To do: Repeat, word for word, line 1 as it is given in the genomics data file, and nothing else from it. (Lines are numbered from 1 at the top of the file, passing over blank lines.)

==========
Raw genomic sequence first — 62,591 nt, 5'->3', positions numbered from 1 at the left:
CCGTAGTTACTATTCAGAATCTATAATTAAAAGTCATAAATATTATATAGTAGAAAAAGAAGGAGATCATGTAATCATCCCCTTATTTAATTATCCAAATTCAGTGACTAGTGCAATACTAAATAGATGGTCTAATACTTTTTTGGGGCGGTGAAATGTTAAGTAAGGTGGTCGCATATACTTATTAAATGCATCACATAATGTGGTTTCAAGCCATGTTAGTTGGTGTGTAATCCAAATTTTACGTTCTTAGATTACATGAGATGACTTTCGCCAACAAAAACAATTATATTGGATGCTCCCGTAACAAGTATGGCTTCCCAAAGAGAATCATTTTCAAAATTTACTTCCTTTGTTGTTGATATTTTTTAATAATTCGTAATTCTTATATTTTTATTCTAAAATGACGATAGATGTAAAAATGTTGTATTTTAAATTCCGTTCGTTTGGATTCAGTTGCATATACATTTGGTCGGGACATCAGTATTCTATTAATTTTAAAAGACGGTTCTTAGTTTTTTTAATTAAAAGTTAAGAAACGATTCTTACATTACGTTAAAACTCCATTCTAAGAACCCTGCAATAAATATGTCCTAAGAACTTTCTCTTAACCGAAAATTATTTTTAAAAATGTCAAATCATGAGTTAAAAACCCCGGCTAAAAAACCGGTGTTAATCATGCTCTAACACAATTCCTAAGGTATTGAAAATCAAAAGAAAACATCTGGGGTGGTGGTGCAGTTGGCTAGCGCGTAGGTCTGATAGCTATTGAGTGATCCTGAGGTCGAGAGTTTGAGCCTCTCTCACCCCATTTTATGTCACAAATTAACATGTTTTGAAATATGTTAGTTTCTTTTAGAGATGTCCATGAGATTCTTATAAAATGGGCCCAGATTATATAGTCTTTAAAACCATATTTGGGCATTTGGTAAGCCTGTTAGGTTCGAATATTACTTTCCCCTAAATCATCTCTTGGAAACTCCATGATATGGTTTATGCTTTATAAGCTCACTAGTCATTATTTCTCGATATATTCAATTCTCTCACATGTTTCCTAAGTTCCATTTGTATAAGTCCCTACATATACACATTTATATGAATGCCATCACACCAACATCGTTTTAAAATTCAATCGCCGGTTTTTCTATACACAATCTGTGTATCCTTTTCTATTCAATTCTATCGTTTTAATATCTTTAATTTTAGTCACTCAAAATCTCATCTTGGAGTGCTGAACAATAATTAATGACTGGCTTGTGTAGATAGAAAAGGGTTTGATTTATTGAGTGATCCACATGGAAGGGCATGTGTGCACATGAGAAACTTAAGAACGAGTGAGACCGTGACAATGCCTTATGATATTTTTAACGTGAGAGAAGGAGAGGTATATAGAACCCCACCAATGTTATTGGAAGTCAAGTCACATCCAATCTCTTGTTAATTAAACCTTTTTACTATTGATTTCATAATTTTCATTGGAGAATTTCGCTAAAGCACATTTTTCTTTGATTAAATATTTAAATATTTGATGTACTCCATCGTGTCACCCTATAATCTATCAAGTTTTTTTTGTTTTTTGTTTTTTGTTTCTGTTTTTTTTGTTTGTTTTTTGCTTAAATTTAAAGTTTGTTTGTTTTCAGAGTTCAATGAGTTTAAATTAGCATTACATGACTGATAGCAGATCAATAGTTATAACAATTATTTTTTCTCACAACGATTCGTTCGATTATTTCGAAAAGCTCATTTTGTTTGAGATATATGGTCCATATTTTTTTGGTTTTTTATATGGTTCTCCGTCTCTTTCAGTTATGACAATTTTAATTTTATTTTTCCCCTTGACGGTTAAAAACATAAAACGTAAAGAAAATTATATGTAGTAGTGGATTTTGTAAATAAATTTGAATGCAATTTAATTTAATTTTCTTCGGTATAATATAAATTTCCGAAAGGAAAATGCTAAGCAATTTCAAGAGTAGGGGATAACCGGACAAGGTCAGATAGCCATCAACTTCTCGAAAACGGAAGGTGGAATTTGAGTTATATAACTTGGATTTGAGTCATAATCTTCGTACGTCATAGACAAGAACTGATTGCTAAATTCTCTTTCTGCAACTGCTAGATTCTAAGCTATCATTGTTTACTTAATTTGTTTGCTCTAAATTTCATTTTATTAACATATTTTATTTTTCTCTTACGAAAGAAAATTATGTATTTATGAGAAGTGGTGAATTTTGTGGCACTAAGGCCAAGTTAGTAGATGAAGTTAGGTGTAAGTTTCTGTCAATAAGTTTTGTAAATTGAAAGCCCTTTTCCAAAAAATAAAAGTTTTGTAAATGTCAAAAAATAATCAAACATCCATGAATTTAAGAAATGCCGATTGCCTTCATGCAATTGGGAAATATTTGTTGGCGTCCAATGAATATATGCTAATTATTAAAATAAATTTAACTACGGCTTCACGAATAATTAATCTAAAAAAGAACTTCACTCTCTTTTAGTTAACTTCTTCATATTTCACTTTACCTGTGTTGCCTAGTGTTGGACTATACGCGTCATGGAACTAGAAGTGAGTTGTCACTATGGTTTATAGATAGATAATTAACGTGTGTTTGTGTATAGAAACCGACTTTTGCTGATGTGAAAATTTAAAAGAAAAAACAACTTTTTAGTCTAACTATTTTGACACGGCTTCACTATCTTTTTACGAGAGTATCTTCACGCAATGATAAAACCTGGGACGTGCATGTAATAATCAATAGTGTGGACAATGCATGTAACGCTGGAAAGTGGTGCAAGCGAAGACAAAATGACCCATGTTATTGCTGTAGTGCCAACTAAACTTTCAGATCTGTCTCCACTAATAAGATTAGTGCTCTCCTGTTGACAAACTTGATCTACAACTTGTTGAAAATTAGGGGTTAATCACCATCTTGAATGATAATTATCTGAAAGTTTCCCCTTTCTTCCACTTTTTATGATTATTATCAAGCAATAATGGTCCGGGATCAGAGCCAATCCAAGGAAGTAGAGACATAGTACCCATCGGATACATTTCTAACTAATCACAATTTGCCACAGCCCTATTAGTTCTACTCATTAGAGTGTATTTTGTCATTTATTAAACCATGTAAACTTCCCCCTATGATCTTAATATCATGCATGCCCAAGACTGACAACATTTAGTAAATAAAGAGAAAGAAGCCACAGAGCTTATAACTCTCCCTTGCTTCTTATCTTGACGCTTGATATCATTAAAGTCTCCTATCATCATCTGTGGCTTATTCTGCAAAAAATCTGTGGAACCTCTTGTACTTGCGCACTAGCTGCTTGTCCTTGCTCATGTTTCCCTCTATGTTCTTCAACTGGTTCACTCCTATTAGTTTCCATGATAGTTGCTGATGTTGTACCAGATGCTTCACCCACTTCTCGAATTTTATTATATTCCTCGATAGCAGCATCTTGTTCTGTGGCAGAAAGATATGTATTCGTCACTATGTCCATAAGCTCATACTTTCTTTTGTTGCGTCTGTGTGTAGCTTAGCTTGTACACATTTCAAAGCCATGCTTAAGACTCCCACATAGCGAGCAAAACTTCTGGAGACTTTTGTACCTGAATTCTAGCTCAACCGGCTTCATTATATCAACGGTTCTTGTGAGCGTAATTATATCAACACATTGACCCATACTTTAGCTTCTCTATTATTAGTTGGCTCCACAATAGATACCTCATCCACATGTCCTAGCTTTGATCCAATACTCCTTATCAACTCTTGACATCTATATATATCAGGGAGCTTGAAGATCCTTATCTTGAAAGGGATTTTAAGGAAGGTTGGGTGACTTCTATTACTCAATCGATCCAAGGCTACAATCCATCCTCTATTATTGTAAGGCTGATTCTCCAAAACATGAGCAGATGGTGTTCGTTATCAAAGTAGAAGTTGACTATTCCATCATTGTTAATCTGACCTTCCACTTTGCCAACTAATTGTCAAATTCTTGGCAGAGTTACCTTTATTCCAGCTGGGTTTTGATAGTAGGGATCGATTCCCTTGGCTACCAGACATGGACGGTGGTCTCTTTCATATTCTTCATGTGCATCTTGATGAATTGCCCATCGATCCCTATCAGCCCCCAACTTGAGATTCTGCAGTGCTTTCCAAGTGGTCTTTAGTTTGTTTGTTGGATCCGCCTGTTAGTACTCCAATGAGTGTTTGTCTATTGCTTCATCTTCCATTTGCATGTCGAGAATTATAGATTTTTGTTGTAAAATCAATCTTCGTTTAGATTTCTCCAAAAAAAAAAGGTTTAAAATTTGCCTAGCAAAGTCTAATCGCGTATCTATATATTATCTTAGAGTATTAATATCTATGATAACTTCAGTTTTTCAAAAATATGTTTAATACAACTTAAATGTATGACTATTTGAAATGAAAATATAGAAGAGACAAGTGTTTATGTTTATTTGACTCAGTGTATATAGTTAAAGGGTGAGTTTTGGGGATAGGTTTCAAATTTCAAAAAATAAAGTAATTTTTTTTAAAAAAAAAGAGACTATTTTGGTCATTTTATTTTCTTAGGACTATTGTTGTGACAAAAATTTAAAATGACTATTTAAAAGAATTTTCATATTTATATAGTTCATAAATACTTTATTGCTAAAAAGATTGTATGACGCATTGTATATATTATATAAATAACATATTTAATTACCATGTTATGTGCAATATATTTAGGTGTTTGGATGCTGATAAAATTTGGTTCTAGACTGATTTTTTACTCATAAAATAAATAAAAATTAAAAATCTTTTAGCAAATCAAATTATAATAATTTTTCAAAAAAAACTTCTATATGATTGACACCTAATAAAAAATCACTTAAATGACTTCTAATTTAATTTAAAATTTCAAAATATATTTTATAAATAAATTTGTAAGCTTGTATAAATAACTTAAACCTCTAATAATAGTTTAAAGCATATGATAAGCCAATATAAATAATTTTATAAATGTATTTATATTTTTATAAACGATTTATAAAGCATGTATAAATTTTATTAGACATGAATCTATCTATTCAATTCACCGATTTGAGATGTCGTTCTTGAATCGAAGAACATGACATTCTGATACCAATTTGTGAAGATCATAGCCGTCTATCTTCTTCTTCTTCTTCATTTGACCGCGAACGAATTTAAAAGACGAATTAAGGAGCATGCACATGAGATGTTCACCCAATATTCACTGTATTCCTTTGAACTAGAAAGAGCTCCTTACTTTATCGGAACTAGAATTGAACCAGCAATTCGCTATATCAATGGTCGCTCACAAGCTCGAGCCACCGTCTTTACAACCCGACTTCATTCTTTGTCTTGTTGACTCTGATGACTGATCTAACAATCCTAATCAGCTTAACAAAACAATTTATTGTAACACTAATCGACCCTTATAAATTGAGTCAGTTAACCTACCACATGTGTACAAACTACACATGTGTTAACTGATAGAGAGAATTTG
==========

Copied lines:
Raw genomic sequence first — 62,591 nt, 5'->3', positions numbered from 1 at the left: